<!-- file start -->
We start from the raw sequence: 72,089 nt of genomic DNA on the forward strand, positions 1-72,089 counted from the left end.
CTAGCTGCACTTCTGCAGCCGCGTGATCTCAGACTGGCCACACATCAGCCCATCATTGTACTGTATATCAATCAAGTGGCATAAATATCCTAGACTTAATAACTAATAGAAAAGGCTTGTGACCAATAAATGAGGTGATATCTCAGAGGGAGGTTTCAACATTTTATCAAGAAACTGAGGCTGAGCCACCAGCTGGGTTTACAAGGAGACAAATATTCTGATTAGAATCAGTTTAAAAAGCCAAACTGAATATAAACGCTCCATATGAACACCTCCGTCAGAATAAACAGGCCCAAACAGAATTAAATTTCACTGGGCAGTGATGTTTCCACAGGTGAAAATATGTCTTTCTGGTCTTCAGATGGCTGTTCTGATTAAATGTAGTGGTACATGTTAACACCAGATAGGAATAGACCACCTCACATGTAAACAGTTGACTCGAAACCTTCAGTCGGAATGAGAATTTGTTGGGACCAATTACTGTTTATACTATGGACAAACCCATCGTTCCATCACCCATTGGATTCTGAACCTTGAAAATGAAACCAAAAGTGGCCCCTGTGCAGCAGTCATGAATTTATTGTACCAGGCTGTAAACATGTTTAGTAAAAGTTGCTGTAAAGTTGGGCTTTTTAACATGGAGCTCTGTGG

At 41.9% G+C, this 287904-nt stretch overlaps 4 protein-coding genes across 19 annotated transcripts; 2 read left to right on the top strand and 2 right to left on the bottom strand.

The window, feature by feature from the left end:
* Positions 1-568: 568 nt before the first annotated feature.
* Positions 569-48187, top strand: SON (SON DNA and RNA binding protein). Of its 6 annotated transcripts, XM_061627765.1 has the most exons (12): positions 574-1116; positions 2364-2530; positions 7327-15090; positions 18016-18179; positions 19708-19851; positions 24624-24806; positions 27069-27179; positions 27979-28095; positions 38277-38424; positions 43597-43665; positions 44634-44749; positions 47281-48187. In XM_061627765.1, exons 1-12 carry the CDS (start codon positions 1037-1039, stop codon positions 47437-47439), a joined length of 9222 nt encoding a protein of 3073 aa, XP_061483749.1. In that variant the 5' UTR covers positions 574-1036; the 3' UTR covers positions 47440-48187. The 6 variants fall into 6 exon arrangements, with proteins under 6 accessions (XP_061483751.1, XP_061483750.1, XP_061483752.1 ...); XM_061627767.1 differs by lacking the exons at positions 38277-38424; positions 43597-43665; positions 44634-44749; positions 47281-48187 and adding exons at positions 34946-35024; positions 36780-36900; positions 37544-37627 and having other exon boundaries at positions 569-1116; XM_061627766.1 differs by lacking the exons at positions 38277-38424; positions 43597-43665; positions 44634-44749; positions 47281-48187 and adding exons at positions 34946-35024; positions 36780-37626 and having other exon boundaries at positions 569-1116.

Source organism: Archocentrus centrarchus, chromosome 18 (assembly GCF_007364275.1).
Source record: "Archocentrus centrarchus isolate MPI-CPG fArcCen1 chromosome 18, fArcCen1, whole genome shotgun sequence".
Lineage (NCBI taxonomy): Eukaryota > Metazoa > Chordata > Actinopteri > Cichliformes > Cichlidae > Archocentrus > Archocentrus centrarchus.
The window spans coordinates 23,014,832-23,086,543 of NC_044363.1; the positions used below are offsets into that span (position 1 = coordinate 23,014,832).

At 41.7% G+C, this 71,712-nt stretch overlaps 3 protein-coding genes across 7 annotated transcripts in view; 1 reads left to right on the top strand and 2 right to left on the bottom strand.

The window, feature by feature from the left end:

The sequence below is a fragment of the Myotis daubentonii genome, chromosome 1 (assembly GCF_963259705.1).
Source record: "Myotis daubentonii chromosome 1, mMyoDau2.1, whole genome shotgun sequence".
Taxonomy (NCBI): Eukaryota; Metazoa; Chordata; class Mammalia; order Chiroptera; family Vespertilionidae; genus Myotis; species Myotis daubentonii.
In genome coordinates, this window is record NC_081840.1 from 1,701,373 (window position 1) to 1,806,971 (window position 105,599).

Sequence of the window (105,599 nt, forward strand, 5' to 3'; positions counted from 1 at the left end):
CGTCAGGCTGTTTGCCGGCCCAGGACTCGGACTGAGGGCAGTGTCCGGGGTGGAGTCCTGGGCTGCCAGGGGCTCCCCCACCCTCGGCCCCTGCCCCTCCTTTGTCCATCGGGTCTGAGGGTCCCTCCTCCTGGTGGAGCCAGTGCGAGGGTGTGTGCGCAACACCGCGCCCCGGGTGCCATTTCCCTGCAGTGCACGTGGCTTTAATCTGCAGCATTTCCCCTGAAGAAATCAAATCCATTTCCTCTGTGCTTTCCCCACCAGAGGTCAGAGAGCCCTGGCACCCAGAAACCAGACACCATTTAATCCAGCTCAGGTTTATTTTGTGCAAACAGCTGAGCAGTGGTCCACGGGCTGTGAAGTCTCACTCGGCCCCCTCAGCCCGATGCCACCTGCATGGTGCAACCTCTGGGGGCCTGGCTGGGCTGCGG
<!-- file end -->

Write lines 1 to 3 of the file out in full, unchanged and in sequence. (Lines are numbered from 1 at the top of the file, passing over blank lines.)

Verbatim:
We start from the raw sequence: 72,089 nt of genomic DNA on the forward strand, positions 1-72,089 counted from the left end.
CTAGCTGCACTTCTGCAGCCGCGTGATCTCAGACTGGCCACACATCAGCCCATCATTGTACTGTATATCAATCAAGTGGCATAAATATCCTAGACTTAATAACTAATAGAAAAGGCTTGTGACCAATAAATGAGGTGATATCTCAGAGGGAGGTTTCAACATTTTATCAAGAAACTGAGGCTGAGCCACCAGCTGGGTTTACAAGGAGACAAATATTCTGATTAGAATCAGTTTAAAAAGCCAAACTGAATATAAACGCTCCATATGAACACCTCCGTCAGAATAAACAGGCCCAAACAGAATTAAATTTCACTGGGCAGTGATGTTTCCACAGGTGAAAATATGTCTTTCTGGTCTTCAGATGGCTGTTCTGATTAAATGTAGTGGTACATGTTAACACCAGATAGGAATAGACCACCTCACATGTAAACAGTTGACTCGAAACCTTCAGTCGGAATGAGAATTTGTTGGGACCAATTACTGTTTATACTATGGACAAACCCATCGTTCCATCACCCATTGGATTCTGAACCTTGAAAATGAAACCAAAAGTGGCCCCTGTGCAGCAGTCATGAATTTATTGTACCAGGCTGTAAACATGTTTAGTAAAAGTTGCTGTAAAGTTGGGCTTTTTAACATGGAGCTCTGTGG

At 41.9% G+C, this 287904-nt stretch overlaps 4 protein-coding genes across 19 annotated transcripts; 2 read left to right on the top strand and 2 right to left on the bottom strand.